Chapter 18 – Functional limb weakness and paralysis

Jon Stone, S Aybek

Research output: Chapter in Book/Report/Conference proceedingChapter

Abstract

Functional (psychogenic) limb weakness describes genuinely experienced limb power or paralysis in the absence of neurologic disease. The hallmark of functional limb weakness is the presence of internal inconsistency revealing a pattern of symptoms governed by abnormally focused attention.

In this chapter we review the history and epidemiology of this clinical presentation as well as its subjective experience highlighting the detailed descriptions of authors at the end of the 19th and early 20th century. We discuss the relevance that physiological triggers such as injury and migraine and psychophysiological events such as panic and dissociation have to understanding of mechanism and treatment. We review many different positive diagnostic features, their basis in neurophysiological testing and present data on sensitivity and specificity. Diagnostic bedside tests with the most evidence are Hoover's sign, the hip abductor sign, drift without pronation, dragging gait, give way weakness and co-contraction.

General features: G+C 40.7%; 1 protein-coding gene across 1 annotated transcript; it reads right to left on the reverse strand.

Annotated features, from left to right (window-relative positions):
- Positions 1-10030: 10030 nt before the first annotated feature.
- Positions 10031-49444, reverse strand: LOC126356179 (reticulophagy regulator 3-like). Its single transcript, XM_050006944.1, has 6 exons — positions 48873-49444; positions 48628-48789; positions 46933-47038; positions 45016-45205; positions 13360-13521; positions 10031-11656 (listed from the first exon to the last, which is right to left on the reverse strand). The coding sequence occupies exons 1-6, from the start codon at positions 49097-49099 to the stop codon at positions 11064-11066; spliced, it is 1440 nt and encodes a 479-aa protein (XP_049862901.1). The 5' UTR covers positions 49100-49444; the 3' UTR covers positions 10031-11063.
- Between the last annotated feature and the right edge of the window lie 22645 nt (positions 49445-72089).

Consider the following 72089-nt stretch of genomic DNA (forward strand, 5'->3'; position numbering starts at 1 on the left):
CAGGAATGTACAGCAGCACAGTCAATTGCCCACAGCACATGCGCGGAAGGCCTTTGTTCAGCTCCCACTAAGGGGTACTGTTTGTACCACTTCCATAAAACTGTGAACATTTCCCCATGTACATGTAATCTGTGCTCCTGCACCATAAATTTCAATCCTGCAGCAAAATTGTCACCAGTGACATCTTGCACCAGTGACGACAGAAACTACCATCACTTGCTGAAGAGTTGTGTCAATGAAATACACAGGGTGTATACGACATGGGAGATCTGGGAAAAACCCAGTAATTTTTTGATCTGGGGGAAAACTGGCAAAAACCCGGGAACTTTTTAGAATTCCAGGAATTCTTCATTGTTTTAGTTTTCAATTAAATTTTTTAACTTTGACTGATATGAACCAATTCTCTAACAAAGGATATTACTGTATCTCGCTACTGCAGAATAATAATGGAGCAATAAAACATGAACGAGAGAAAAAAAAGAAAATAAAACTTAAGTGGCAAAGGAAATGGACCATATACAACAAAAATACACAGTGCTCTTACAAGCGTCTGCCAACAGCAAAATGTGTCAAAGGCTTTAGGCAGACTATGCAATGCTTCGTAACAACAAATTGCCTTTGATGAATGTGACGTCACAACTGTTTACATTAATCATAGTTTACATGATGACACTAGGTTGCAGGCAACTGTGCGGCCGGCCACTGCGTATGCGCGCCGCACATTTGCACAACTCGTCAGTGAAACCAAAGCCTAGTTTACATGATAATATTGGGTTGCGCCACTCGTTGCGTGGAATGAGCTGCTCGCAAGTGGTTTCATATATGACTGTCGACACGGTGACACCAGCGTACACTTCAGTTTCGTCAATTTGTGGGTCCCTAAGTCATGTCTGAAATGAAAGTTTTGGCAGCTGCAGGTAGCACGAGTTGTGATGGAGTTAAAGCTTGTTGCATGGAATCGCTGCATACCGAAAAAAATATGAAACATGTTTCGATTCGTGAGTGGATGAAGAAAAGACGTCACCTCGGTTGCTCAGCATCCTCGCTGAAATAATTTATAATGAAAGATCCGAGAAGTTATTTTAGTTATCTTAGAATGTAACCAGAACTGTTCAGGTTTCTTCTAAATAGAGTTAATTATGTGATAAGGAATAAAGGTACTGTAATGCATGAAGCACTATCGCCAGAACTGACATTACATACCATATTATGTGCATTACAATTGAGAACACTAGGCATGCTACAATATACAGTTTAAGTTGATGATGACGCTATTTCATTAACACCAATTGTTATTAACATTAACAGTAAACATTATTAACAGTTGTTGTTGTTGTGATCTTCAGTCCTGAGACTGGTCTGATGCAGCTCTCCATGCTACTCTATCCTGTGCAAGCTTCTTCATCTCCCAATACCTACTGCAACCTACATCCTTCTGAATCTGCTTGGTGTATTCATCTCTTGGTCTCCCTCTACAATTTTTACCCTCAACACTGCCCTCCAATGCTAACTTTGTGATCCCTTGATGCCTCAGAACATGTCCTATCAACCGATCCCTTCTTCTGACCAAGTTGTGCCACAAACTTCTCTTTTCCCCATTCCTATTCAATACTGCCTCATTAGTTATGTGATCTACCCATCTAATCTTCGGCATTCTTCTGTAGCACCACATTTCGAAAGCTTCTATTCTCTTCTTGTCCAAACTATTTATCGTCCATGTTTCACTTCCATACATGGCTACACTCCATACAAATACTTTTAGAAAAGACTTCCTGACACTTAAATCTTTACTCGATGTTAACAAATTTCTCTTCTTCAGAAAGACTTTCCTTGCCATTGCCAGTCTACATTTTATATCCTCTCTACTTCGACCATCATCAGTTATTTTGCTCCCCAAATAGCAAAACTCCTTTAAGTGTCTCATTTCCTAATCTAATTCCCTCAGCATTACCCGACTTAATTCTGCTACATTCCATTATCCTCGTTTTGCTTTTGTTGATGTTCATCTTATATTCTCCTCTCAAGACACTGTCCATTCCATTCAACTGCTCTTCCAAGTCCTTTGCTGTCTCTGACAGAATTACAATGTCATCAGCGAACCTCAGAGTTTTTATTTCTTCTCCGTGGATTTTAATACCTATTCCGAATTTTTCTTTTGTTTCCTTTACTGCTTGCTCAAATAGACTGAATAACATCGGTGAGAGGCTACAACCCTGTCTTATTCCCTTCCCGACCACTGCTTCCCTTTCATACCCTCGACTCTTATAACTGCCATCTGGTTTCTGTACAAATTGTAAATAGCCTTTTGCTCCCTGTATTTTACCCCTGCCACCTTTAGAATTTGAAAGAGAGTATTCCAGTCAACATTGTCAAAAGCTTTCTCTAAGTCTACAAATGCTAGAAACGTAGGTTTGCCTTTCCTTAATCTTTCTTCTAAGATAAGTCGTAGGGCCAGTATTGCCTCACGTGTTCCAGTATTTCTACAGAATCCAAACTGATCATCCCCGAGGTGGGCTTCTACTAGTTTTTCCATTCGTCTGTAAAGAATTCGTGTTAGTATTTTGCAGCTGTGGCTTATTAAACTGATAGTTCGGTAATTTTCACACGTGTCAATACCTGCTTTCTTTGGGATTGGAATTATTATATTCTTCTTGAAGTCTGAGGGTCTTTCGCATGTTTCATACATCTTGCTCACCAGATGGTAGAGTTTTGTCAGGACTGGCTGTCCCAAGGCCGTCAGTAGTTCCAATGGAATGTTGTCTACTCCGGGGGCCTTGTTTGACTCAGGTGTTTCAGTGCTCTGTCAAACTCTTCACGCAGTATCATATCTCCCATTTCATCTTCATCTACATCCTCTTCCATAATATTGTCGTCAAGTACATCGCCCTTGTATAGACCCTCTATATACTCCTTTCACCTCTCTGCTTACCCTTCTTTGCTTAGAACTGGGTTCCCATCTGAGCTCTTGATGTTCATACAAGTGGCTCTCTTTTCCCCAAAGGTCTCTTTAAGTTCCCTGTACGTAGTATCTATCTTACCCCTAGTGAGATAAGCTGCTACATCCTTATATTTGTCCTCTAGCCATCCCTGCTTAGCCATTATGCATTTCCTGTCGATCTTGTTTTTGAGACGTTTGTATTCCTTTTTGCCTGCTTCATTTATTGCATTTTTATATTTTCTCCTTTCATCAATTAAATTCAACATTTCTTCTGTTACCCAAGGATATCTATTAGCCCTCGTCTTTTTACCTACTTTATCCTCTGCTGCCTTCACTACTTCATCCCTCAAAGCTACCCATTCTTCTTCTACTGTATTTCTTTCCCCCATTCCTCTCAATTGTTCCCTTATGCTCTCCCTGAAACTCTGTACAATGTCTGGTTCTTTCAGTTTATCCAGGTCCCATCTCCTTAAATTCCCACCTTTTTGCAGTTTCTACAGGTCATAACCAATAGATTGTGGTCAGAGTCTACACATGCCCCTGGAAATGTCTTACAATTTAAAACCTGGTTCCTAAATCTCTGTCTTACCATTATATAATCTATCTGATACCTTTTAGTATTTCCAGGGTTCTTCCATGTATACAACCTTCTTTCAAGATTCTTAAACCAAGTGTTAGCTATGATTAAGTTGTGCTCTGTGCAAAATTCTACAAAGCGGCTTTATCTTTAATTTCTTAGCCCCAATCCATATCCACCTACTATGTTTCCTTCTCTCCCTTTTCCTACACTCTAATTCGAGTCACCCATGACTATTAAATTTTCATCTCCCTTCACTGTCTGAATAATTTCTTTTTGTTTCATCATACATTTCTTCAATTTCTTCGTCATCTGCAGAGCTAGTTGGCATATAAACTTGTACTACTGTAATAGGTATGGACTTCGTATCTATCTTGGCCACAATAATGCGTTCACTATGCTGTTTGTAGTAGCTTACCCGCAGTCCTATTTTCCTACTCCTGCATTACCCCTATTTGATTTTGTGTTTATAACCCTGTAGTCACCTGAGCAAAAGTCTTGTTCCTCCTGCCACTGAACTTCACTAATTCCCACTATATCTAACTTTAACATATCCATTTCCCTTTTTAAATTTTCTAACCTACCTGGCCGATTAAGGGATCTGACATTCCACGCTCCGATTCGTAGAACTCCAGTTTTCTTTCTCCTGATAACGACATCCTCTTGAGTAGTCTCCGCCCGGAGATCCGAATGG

Original languageEnglish
Title of host publicationHandbook of Clinical Neurology
Subtitle of host publicationFunctional Neurologic Disorders
Pages213–228
Volume139
DOIs
Publication statusPublished - 17 Oct 2016

Publication series

NameHandbook of Clinical Neurology

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